By Stella Dawson
WASHINGTON (TrustLaw) - The World Bank is ramping up its efforts for global policymakers to address gender-based violence, proposing an agenda for improving the status of women and directing more research toward the economic and social costs of violence.
The World Bank plans to hold a panel discussion on gender violence in South Asia when finance ministers gather in Washington for the World Bank’s spring meetings in April as a way to highlight the need to target resources toward the issue.
The brutal gang rape and murder in December of a student travelling on a public bus in Delhi underlines just how much further the world needs to go in order to protect women and girls, World Bank President Jim Yong Kim said on Wednesday.
Kim in a Huffington Post blog outlined three priority areas - enforcing laws to jail rapists and those who abuse women; significantly increasing women’s political voice; and ensuring that women have basic freedoms and equality under the law.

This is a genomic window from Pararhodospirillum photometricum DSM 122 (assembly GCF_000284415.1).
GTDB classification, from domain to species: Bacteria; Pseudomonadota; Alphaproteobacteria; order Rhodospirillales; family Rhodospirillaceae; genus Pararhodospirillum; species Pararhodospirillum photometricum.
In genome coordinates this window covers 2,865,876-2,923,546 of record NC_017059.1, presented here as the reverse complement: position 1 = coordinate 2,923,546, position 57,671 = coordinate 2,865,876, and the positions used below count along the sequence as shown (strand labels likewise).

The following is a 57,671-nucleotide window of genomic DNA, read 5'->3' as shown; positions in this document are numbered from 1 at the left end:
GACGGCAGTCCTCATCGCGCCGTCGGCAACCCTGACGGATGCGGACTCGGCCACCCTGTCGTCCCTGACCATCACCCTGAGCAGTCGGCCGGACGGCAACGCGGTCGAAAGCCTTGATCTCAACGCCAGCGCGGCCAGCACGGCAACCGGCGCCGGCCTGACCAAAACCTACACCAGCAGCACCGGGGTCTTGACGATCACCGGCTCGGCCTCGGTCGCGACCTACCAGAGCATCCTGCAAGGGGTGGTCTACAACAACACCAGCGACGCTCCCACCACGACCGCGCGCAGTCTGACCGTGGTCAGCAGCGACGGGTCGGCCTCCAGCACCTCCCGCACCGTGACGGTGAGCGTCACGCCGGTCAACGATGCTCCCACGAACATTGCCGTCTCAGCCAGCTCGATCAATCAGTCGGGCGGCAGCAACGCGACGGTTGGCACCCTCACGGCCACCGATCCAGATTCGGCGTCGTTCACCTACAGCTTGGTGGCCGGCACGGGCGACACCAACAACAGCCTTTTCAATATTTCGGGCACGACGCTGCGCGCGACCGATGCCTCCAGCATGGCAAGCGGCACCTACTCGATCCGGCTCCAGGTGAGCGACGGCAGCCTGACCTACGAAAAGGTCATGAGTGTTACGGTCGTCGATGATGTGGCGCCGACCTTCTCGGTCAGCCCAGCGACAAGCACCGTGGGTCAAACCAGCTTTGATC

“I will do whatever it takes to ensure that we at the World Bank are helping to lead the way forward,” Kim wrote in the blog, noting that 510 million women will be abused in their lifetime and that a woman dies every one and half minutes in childbirth in developing countries.
COST OF VIOLENCE
Too little is known about women’s status - their earnings, property ownership and political voice, let alone the economic costs to a country of gender-based violence, Kim said. One way forward is to collect better data to measure progress toward equality. To this end, the World Bank plans to double to 20 the number of countries for which it collects this type of data and then continue expanding the number, he said.
Preliminary research shows the cost of wages lost by women in India from domestic violence at $18 per attack, and the cost of women seeking medical care and their inability to perform housework at $47 per incident, according to Martin Rama, South Asia chief economist for the World Bank. He will present more detailed findings at the spring meetings of the World Bank and a June conference in South Asia.
The World Bank has launched a contest via Twitter this week asking young people in South Asia, aged 18 to 25, to send their ideas in 140 characters or less on what it would take to end gender-based violence in their countries. The deadline is March 15 and the hashtag is #endgbv.
Kim also pledged within four years to have a balance of men and women in leadership positions at the World Bank.